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Vania PoireProf

Vania PoireProf. Gonzalez-Gorman
POLS 4316.90L
October 11, 2018
The extent of political socialization for foreign-born Latinos in the U.S. is influenced by background characteristics such as gender, race, ethnicity, (Garcia 88), as well as language, generational status, and acculturation (Garcia 107). Since most foreign-born Latinos are coming from “less democratic, and elitist political systems, which produce a legacy of limited participatory experience,” the state of their political participation in the U.S. politics is reliant on their children and determines the extent to which an individual will be involved (Garcia 334). Furthermore, Garcia states that early socialization doesn’t predetermine any individual’s participatory life (88). This makes socialization a particularly crucial factor in the political orientation development of foreign-born Latinos as it can further facilitate their integration into American politics and help increase some dimensions of their political participation. According to Garcia, the central dimensions of political participation involves a range of factors from having political knowledge and accessibility to developing political resources such as time, communication and organizational skills, and money (87). Even if a foreign-born Latino has an interest in American politics, they may be restricted by their limited resources. General demographic information shows that Latinos don’t possess the required time, money, or skills due to lower levels of education and income (Garcia 106). Legal status can also be a factor behind a lack of participation in politics from foreign-born Latinos as voting in elections is one of the most common forms of political participation (Garcia 90). As stated by Garcia, other reasons for Latino nonparticipants include age restrictions, felony records, language barriers, disinterest, cynicism and distrust in politics (89). One of the more concerning reasons that Garcia mentions for Latinos lack of political participation is the simple fact that no person or organization asked them to get involved because they weren’t perceived as individuals as participants (89), as every voice counts in democracy.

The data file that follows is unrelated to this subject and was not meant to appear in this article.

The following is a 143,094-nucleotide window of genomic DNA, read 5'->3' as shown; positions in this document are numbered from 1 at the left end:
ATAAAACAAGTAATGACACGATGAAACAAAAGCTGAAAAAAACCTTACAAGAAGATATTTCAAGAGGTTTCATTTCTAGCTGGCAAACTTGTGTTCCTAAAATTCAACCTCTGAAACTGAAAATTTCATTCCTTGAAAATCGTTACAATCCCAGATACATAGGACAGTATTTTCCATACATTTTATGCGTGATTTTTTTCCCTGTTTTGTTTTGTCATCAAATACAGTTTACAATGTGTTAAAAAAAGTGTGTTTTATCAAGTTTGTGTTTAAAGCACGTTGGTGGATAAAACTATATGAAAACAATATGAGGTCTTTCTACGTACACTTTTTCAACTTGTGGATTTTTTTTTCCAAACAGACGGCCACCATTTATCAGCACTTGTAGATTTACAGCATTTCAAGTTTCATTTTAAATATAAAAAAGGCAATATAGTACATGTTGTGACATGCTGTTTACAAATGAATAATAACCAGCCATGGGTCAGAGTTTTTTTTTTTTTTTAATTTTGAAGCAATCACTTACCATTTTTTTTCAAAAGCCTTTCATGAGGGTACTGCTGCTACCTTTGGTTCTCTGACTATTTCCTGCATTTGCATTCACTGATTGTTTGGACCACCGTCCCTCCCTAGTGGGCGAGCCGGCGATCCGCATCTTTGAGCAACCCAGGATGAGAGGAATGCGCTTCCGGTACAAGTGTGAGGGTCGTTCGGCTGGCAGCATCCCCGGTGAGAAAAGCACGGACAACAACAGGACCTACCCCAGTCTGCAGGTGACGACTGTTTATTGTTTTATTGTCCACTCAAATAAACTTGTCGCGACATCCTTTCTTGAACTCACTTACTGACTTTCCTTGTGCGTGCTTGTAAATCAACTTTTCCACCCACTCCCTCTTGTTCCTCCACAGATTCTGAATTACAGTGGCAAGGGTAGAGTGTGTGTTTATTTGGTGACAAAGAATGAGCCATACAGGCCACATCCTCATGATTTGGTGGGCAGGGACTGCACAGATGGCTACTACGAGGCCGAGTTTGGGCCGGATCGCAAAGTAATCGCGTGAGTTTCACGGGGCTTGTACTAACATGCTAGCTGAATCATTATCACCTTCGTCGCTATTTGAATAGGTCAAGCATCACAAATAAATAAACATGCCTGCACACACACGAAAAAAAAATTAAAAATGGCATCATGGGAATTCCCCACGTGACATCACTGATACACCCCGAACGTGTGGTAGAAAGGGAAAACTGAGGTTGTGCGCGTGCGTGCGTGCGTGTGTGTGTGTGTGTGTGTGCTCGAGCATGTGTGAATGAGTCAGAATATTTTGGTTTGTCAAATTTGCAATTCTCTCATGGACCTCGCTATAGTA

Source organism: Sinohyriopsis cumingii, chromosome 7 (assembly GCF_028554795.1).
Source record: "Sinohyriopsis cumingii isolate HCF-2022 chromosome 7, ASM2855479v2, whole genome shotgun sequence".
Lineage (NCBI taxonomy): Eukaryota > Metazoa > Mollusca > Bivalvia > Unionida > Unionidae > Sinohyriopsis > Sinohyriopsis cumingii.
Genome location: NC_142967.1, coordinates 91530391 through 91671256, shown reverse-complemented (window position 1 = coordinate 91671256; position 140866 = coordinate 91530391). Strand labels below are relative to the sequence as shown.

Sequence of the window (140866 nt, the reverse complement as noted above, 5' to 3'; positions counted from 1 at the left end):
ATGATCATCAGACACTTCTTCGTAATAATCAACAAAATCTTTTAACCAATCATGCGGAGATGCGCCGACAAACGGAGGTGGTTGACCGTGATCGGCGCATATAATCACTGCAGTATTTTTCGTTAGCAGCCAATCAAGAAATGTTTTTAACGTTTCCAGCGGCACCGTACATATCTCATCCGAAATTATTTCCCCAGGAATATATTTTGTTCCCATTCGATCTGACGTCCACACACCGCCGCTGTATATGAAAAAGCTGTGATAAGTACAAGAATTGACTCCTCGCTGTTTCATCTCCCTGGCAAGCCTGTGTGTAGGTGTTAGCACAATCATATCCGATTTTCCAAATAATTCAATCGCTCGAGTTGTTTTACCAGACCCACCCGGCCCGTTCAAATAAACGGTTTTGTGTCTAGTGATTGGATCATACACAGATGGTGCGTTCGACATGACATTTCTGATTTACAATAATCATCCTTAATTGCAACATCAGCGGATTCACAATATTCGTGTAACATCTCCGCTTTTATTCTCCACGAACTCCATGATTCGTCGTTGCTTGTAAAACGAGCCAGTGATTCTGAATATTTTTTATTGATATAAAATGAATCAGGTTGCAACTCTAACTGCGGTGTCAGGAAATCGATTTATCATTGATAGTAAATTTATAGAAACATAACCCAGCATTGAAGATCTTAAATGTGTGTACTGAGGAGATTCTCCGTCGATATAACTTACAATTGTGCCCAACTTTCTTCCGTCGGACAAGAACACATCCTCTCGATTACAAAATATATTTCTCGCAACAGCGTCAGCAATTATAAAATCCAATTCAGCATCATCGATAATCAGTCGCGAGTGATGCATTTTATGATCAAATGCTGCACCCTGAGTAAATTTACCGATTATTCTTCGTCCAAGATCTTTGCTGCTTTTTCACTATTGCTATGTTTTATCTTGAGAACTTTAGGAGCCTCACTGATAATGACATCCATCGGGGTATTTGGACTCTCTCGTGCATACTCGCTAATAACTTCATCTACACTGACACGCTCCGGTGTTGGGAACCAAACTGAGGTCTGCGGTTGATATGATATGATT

Works Cited
Garcia, John A. Latino Politics in America: Community, Culture, and Interest. Lanham: Rowman & Littlefield, 2016.